Feature Article - March/April 2009

Sales Success

How To Motivate Higher Returns

By Brian Summerfield

Other Things You Shouldn't Do

Now, the model provided in Glengarry Glen Ross isn't going to be co-opted in any sales organizations anytime soon. There probably aren't many sales directors or managers out there who think that system would work for their teams. That said, there are plenty of mistakes made in real-life programs that lead to less-than-optimal performances from sales forces.

So, what are some of the most common problems found in sales incentives initiatives? One of big ones is focusing too much on the team's top performers.

"One of the biggest pitfalls we see when we audit programs is the common lament that the same people always win," said Mike Ryan, senior vice president at Madison Performance Group. "Organizations fall into that trap, where they reward the top performers only. What they tend to do, then, is overpay for performance, because the top people are pretty much the top people anyway. You don't necessarily need to throw a lot of your budget at them. Obviously, you want to reward your top performers, but giving your budget exclusively to those folks disenfranchises the people who are just a few steps below them."

Additionally, these programs sometimes focus too much on a particular service or product line. Rick Davis, president of Building Leaders, a Chicago-based sales consulting and training company, recalled when he worked at a company that released a new product and developed a sales incentive program around it. The problem was that the sales team got so caught up in the incentive for the new product that it took focus away from the company's main offering.

"I think one of the biggest pitfalls is that you incentivize for something because it becomes a special program, but it can take away from the main objective,"

Davis said. "The big picture for the company must always be considered."

Another issue is finding the right timelines. These programs can fall short of expectations if they're too long or not long enough, said Srinath Gopalakrishna, professor of marketing at the University of Missouri. The David and Judy O'Neal MBA Professor at UM's business school, Gopalakrishna recently released a report, titled "Assessing the Impact of Sales Incentive Programs: A Business Process Perspective," based on in-depth research he conducted on a program in an insurance company.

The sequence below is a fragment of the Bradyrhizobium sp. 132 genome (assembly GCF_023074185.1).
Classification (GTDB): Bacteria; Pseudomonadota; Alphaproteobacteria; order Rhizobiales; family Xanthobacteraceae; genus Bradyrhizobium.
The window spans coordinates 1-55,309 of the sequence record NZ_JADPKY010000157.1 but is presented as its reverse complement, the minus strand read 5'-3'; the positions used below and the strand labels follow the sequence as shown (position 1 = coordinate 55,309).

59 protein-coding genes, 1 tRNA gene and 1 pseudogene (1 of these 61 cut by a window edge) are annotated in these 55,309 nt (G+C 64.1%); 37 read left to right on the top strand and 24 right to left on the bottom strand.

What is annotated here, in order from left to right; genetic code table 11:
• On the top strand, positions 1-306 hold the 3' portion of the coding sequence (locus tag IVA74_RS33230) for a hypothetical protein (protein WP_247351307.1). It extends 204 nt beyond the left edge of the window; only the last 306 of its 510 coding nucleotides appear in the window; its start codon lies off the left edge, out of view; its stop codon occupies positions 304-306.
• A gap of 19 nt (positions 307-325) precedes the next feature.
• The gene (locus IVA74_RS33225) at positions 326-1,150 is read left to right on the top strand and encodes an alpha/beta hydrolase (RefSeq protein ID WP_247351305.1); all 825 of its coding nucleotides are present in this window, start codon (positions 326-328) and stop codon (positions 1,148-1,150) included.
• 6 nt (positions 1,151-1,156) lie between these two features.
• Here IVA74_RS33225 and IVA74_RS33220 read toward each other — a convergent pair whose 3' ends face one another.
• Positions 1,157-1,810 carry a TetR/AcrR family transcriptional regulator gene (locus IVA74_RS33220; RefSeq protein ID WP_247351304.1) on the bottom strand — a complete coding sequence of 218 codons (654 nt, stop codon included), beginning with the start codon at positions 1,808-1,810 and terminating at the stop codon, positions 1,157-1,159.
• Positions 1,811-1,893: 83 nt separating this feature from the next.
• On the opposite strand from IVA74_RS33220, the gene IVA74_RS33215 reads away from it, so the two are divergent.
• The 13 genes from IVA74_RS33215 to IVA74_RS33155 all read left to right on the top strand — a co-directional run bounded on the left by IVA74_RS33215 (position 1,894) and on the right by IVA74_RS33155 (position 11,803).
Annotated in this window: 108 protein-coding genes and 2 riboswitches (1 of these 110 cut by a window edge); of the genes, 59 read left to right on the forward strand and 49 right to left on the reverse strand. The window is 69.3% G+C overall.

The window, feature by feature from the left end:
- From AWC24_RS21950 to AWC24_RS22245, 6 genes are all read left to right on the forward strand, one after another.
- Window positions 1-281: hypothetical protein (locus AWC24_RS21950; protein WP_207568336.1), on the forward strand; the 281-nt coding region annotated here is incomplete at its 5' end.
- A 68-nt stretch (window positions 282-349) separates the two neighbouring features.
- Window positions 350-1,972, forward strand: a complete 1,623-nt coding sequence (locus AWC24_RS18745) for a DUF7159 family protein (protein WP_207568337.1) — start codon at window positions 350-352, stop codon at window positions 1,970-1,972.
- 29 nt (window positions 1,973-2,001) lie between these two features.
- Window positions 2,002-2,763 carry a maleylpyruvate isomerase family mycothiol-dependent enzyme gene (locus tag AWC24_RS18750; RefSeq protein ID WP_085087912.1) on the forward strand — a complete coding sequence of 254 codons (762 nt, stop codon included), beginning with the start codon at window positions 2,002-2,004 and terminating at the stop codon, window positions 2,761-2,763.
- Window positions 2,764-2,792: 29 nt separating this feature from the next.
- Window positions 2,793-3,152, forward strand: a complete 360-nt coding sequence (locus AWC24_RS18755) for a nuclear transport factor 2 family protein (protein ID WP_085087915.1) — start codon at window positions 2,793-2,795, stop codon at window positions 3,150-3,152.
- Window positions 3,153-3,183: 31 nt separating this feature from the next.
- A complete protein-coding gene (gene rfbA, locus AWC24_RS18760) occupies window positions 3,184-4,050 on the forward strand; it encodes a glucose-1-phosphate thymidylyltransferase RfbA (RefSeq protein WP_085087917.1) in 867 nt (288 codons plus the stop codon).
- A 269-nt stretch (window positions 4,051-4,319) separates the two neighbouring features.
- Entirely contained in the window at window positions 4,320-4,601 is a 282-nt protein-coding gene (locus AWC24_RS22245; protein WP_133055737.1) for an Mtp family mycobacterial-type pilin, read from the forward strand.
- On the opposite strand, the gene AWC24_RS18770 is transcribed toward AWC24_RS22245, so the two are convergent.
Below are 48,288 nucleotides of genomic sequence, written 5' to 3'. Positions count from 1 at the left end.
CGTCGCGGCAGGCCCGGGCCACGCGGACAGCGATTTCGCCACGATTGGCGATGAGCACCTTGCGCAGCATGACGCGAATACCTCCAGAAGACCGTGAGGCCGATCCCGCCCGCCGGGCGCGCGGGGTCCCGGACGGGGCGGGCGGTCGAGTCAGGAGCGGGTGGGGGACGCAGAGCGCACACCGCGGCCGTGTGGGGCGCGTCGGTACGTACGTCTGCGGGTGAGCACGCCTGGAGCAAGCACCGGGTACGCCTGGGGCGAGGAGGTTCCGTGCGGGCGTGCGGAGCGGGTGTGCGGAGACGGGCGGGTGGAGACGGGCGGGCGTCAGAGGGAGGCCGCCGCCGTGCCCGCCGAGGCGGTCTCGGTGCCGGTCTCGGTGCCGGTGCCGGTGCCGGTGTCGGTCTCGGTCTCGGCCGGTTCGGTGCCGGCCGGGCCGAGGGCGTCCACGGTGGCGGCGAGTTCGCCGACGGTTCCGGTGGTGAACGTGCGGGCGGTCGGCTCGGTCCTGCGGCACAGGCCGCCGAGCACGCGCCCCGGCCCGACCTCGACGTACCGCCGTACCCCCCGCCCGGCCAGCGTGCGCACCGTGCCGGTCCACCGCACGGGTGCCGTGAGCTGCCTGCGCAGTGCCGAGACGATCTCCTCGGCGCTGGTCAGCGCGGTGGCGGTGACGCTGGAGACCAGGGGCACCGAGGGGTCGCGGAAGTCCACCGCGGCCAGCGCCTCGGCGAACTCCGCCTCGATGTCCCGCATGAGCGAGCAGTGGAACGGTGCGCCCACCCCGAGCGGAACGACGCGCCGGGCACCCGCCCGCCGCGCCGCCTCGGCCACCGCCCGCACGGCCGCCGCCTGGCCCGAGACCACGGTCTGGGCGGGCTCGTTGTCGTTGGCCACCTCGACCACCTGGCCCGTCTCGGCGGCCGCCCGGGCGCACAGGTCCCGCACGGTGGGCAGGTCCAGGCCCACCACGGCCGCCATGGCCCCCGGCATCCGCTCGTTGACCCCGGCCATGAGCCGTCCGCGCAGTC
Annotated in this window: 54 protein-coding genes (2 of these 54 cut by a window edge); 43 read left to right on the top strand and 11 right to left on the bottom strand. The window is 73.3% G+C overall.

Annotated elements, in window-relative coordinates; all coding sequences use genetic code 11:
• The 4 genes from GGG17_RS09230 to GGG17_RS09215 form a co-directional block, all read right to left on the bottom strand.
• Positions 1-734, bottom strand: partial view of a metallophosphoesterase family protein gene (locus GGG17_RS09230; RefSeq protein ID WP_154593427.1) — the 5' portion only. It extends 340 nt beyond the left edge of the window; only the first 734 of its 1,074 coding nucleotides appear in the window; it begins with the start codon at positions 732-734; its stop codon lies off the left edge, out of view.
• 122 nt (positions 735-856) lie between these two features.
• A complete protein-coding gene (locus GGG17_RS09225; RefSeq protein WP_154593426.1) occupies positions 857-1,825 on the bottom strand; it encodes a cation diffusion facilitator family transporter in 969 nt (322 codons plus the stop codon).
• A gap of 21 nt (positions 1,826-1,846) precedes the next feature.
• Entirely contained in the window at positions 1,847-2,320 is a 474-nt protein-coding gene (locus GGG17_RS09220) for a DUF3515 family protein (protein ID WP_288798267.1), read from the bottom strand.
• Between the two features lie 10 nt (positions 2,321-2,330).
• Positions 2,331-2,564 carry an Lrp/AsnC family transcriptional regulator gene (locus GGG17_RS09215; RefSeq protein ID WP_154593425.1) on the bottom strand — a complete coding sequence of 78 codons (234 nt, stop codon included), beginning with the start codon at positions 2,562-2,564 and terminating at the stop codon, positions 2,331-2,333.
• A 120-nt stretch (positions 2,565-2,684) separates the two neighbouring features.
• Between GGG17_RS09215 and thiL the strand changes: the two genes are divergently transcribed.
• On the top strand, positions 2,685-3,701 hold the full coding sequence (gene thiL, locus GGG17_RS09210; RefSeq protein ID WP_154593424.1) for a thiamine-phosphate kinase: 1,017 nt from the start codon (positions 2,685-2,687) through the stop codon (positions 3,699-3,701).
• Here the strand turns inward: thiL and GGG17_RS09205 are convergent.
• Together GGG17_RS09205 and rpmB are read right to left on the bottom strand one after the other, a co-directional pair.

According to him, some contests can be "gamed" by more experienced sales professionals, who don't necessarily turn in the best performances.

"We found that there were different tiers of agents that responded in very different ways," he said. "When you set a contest that is almost equal to the sales cycle, you're going to have people who put all of their efforts in before the contest begins. And people will do what we would call sandbagging—they hold the sale for just a few days or weeks to push it into the contest period. They know that once the contest begins and they start looking for new prospects, they won't be able to close before the contest ends.

"So not much will happen during the contest, which is when you really want them to work a lot. Also, when you have a really long contest, it's very difficult to maintain the spirit, motivation and interest."

To really motivate the sales team with an incentive program, directors and managers should consider the following tools and tips.